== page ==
he Lonati Group of Italy is one of the rising stars on the European textile machinery
scene, with l998 turnover exceeding $1 billion for the first time. Not all of this is in textile
engineering. A major stake in the Italian iron and steel industry accounts for almost 41 percent of
turnover, electronics for a further 23.3 percent, mechanical engineering for 1.9 percent and real
estate for 0.88 percent.
But textile engineering, especially hosiery and allied equipment for both fine gauge and
socks, is at the heart of the group. It was here, with a small output of 15 machines a month, that
Francesco Lonati Sr. began his long and distinguished industrial career in 1946.
Today, at 89, he remains president of the group and still strides around all departments of
the Via San Polo, Brescia factory at 7 a.m. each morning. The Italian government recently awarded
him Cavaliere del Lavoro (Order of Merit), the highest honor for industrial achievement.
The achievement of the textile
engineering division alone in capturing a lion’s share of world hosiery machine markets is
remarkable by any standard. 1998 saw 11,000 machines produced, bringing turnover of 505 billion
lire. Exports were made to 60 countries, the most important being the United States, France,
Brazil, Hong Kong, Poland, Algeria, China, Spain, Philippines, Argentina, Turkey, England,
Colombia, Japan, Germany, Morocco, Thailand, Romania, Australia and Venezuela.
This means that the Lonati Group companies now dominate world markets in fine-gauge hosiery
machines with an 85-percent share. For sock machines, both single and double cylinder, they reckon
their share at 60 percent.
It is during the last decade particularly that the Group’s textile engineering division
began to grow, not just organically but by acquisition as well. The factory at Via San Polo in
Brescia is the core of this division’s activities. Many Italian textile machine builders,
especially in the hosiery area, rely on a supply of parts from outside contractors, who suffer from
a shortage of work when there is a decline in finished machine orders. For Lonati this is not the
case. The group has its own cylinder manufacturer in MCM and boasts one of the most modern and
extensive machine tool departments in the industry.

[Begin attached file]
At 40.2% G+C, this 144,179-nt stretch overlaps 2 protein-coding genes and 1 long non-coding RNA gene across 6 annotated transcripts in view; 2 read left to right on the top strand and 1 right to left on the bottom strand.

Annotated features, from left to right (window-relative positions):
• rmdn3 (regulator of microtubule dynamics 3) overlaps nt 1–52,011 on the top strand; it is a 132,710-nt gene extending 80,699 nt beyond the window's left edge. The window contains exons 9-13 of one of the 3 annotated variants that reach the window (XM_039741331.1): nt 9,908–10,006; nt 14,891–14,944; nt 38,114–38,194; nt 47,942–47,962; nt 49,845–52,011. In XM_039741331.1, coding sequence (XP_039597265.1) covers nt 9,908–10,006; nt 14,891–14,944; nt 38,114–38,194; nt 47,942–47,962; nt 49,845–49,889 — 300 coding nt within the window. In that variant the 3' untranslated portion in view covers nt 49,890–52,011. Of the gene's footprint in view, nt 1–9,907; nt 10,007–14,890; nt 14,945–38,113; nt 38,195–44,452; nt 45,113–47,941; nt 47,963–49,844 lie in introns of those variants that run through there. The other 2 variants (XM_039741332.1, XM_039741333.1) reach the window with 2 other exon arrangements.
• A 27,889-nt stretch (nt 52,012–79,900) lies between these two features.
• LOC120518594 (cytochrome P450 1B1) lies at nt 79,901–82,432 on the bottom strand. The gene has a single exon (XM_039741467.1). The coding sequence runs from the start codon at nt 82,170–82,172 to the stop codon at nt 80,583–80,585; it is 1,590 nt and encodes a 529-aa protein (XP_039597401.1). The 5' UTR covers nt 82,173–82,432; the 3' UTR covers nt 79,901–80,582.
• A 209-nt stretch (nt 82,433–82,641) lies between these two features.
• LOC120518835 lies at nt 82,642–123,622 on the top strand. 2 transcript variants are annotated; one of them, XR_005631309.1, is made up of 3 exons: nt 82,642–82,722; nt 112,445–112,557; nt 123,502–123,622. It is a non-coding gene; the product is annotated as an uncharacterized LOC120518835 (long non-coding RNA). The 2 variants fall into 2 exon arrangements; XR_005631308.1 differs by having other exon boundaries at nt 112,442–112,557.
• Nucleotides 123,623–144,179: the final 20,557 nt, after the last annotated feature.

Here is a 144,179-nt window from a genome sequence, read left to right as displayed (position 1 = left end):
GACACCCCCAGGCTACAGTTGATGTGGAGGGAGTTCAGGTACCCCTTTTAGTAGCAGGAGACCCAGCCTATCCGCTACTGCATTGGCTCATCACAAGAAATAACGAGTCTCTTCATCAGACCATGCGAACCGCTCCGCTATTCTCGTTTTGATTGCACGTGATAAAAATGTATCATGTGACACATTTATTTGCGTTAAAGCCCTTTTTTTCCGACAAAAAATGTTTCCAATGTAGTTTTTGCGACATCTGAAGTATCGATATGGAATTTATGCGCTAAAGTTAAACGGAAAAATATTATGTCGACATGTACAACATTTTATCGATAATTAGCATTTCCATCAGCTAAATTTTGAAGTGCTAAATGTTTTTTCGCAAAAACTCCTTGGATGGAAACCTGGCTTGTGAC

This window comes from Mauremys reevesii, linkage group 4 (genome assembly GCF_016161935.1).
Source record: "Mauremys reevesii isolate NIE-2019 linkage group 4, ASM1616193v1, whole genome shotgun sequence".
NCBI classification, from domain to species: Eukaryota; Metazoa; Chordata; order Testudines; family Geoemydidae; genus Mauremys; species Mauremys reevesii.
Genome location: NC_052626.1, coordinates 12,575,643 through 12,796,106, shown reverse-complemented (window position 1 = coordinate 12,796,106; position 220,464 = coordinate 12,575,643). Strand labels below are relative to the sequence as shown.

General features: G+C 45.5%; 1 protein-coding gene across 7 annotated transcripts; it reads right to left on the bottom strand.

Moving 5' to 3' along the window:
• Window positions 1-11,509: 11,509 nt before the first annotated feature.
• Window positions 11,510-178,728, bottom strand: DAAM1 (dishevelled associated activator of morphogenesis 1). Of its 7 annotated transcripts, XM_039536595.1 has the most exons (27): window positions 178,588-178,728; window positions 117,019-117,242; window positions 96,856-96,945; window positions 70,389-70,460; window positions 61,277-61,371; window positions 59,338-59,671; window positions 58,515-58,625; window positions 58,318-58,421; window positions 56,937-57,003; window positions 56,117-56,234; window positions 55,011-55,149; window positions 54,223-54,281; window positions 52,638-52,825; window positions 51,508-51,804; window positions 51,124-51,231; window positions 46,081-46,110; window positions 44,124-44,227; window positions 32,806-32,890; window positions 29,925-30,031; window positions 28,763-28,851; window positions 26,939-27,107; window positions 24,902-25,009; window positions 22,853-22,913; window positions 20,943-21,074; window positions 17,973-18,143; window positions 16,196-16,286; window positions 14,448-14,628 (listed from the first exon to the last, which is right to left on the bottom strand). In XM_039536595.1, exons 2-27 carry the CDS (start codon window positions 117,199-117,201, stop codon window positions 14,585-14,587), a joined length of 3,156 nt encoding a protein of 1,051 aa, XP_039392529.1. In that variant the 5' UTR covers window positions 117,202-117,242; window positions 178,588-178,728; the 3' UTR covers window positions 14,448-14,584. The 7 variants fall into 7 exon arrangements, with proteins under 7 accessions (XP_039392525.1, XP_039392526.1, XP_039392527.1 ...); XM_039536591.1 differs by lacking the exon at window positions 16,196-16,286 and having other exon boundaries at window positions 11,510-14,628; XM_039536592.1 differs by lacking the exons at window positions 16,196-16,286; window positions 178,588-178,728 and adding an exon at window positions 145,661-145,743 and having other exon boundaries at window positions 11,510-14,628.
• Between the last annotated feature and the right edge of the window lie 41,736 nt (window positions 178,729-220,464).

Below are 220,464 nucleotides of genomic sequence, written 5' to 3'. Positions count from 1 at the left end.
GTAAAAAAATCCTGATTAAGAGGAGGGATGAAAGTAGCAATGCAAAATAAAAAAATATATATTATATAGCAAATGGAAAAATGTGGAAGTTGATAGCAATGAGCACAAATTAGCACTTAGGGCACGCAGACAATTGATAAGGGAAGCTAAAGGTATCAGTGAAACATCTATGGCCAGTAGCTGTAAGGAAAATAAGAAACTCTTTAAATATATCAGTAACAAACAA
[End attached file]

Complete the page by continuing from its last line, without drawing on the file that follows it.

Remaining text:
Substantial and ongoing investment in buildings, R&D and production facilities has
characterized the Group from its inception. This has found one expression in the plan to build a
15,000-square-meter factory adjacent to their existing plant in Brescia. The present plant will be
completely renovated and refurbished.
and more European textile engineering companies find it wise to have their own electronics
companies which can make them self-sufficient in hardware and software for their own equipment but
that can provide important diversification in their own right. Specialized expertise can be made
available to group companies, to other companies in the industry and to other industries as well.
A short distance from Via San Polo, Lonati has Dinema, that is now more than an electronics
company for computer controllers for knitting machines but active in yarn management devices,
pattern preparation, data collection analysis and production control systems.
The close collaboration of the two companies is assuming increasing importance, especially in
the field of yarn control where the diversity of yarns and structures involving elastanes calls for
specialist yarn, knitting and product expertise.
At present one pay-off is a major Lonati penetration of the Chinese market with fine-gauge
pantyhose machines. This is the result of active marketing and promotion and their own
man-on-the-spot in China for several years.
In sock machines, the major story at present is total garment automation with various systems
being applied to close the toe of the sock automatically on or immediately adjacent to the machine.
The path was pioneered by another Brescia company with a stitch for stitch off-machine linking
method but Lonati backed their own folding dial method with several million dollars and this is
finally paying off. As an alternative they have the Air Closing System.
The company has pinpointed the large U.S. market for automatic closed-toe sports socks and